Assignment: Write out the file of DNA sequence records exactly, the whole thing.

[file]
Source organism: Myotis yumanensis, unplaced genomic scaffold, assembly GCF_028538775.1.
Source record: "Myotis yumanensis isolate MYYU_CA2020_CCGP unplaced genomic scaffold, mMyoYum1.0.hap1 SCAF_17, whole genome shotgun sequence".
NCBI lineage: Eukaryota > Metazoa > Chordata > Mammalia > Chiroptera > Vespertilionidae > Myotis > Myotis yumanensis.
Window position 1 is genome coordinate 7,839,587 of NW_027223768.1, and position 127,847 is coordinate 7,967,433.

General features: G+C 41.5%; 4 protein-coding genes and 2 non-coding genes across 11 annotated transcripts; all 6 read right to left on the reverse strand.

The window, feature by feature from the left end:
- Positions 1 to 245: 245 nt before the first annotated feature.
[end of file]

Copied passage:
Source organism: Myotis yumanensis, unplaced genomic scaffold, assembly GCF_028538775.1.
Source record: "Myotis yumanensis isolate MYYU_CA2020_CCGP unplaced genomic scaffold, mMyoYum1.0.hap1 SCAF_17, whole genome shotgun sequence".
NCBI lineage: Eukaryota > Metazoa > Chordata > Mammalia > Chiroptera > Vespertilionidae > Myotis > Myotis yumanensis.
Window position 1 is genome coordinate 7,839,587 of NW_027223768.1, and position 127,847 is coordinate 7,967,433.

General features: G+C 41.5%; 4 protein-coding genes and 2 non-coding genes across 11 annotated transcripts; all 6 read right to left on the reverse strand.

The window, feature by feature from the left end:
- Positions 1 to 245: 245 nt before the first annotated feature.